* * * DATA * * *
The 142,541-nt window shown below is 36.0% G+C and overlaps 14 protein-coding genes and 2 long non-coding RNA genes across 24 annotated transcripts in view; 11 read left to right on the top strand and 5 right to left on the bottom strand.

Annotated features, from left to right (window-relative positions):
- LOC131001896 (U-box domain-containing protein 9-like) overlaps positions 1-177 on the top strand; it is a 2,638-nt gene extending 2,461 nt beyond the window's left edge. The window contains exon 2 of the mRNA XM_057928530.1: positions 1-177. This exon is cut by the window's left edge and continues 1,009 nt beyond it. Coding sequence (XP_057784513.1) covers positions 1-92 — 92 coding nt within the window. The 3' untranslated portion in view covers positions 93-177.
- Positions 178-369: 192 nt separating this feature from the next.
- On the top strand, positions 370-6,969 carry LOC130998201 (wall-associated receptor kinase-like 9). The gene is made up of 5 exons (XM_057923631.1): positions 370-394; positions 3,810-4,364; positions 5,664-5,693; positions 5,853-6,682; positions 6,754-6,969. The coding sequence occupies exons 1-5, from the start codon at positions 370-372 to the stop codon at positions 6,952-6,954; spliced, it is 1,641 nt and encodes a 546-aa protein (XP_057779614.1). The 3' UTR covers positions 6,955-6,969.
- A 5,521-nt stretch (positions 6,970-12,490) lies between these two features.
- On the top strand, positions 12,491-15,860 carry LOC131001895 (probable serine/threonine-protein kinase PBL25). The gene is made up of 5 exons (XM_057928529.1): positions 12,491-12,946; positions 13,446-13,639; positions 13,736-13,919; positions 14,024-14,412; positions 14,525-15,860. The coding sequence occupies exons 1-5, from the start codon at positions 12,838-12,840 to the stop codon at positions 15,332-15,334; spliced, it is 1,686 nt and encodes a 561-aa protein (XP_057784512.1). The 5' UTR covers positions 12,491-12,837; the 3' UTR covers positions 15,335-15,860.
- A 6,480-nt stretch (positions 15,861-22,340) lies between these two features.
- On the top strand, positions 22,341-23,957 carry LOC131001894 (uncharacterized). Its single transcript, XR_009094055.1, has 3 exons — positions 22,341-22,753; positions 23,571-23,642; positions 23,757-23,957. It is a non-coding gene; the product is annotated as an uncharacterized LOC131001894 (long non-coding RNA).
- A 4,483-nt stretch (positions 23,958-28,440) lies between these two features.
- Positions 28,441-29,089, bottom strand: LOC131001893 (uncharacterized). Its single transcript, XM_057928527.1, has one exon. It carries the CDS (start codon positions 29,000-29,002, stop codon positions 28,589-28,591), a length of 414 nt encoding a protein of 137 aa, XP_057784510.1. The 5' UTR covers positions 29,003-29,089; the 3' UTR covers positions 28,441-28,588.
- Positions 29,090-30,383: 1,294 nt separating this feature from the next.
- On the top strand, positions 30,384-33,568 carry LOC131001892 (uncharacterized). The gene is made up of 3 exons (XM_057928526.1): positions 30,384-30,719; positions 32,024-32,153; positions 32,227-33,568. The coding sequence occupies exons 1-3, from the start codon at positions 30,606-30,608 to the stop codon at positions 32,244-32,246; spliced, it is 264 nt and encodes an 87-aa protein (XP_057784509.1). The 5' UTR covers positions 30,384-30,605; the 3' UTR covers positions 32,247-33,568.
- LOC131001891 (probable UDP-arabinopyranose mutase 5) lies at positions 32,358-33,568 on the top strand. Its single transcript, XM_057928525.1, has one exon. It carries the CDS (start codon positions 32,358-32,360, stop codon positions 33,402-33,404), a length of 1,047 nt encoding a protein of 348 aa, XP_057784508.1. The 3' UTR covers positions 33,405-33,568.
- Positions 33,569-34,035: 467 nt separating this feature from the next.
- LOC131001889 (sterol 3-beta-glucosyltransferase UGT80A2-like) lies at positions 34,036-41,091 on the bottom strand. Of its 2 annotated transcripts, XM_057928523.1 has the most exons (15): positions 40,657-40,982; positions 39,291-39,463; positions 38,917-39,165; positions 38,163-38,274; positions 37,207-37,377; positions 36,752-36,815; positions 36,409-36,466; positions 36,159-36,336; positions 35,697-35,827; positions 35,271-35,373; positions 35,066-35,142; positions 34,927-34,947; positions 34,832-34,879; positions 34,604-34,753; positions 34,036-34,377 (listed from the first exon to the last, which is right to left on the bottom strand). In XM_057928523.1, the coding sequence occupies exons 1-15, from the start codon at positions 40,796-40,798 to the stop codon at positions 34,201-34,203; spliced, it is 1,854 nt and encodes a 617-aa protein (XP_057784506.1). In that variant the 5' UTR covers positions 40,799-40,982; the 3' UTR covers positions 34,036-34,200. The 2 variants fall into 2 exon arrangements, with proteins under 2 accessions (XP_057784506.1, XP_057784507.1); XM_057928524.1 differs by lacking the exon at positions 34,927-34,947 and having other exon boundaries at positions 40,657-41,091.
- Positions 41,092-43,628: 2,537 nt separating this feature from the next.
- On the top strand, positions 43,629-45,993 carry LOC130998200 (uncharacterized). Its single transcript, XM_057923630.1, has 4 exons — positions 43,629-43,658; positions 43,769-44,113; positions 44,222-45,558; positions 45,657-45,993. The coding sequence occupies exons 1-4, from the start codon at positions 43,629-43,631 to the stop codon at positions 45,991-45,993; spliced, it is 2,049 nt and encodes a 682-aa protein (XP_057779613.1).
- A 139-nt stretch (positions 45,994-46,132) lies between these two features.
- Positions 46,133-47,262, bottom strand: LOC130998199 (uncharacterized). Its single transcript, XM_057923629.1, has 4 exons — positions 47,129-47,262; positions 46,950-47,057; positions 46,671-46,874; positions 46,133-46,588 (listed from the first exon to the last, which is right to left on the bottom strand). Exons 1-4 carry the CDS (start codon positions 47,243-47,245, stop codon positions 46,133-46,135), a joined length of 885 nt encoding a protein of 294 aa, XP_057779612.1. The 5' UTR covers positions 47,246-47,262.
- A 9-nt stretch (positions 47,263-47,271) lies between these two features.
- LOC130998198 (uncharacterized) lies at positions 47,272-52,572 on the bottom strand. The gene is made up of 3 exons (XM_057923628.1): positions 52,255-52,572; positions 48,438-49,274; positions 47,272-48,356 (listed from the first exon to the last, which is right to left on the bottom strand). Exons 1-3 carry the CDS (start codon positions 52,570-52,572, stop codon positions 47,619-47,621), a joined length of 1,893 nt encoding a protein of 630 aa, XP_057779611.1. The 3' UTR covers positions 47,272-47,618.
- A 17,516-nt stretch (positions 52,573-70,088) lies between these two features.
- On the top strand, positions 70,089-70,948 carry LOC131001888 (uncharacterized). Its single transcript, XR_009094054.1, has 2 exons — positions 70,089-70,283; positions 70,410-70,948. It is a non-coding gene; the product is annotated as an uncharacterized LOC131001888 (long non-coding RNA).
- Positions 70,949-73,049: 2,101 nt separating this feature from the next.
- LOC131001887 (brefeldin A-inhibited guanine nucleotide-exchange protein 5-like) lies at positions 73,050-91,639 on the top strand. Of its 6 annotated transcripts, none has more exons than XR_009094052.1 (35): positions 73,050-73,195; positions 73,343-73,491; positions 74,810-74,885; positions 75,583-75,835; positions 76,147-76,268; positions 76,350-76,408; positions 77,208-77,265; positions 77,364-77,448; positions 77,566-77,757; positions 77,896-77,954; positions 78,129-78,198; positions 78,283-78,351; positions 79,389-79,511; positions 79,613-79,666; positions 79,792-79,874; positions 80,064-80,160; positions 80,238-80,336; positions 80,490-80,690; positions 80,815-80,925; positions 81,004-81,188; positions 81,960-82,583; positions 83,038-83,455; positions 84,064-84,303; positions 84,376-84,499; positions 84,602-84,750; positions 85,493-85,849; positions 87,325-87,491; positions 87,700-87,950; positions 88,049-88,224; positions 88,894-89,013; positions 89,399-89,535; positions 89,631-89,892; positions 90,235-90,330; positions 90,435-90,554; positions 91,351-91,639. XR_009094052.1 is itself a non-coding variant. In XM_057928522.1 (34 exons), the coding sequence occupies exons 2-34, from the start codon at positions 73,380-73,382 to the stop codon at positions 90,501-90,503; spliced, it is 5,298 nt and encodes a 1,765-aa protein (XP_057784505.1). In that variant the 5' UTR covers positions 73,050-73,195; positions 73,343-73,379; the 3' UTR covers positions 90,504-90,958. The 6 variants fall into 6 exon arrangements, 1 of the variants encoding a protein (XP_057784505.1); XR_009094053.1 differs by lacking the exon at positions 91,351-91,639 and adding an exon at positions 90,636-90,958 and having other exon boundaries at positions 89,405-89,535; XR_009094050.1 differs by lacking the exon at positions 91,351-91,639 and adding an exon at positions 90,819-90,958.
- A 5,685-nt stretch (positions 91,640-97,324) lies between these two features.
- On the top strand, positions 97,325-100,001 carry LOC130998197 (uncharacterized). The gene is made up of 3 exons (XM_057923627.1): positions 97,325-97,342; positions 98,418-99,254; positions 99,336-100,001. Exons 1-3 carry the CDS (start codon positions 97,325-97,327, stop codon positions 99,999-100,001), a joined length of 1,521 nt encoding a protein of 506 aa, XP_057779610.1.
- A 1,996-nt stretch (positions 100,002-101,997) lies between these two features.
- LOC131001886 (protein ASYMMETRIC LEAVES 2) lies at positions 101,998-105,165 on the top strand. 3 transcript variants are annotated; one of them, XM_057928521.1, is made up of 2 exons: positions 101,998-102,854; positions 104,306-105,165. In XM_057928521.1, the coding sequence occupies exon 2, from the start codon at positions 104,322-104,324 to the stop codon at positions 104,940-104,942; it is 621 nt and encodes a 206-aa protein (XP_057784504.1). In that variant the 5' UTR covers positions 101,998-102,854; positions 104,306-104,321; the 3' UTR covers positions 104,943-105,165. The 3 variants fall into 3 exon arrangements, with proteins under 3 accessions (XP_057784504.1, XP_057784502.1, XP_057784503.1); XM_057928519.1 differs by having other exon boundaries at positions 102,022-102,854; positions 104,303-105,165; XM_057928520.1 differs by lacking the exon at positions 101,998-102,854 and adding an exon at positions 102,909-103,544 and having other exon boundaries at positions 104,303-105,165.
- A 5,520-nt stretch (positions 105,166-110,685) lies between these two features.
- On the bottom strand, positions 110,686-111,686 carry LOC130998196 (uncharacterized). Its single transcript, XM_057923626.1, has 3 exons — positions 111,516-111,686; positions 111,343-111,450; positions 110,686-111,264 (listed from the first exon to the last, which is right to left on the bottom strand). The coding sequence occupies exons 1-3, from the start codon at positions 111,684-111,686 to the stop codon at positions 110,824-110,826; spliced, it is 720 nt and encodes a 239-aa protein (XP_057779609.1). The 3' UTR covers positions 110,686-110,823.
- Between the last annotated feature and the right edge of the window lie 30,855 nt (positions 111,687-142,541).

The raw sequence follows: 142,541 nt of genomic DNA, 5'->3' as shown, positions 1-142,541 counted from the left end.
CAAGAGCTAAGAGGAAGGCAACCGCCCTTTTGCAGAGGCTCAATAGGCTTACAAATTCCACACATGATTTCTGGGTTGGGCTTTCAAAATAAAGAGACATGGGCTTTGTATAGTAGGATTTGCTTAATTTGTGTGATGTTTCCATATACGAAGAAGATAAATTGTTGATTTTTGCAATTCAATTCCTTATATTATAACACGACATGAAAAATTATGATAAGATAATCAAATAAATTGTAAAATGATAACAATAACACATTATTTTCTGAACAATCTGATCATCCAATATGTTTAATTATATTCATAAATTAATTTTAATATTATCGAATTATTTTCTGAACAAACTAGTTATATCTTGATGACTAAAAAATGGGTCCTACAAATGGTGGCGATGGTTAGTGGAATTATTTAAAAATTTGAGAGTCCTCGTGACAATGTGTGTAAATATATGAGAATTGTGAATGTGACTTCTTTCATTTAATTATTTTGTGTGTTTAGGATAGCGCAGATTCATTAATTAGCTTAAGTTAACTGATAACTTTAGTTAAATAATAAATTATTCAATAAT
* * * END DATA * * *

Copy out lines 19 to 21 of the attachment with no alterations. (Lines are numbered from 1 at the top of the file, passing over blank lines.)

- A 139-nt stretch (positions 45,994-46,132) lies between these two features.
- Positions 46,133-47,262, bottom strand: LOC130998199 (uncharacterized). Its single transcript, XM_057923629.1, has 4 exons — positions 47,129-47,262; positions 46,950-47,057; positions 46,671-46,874; positions 46,133-46,588 (listed from the first exon to the last, which is right to left on the bottom strand). Exons 1-4 carry the CDS (start codon positions 47,243-47,245, stop codon positions 46,133-46,135), a joined length of 885 nt encoding a protein of 294 aa, XP_057779612.1. The 5' UTR covers positions 47,246-47,262.
- A 9-nt stretch (positions 47,263-47,271) lies between these two features.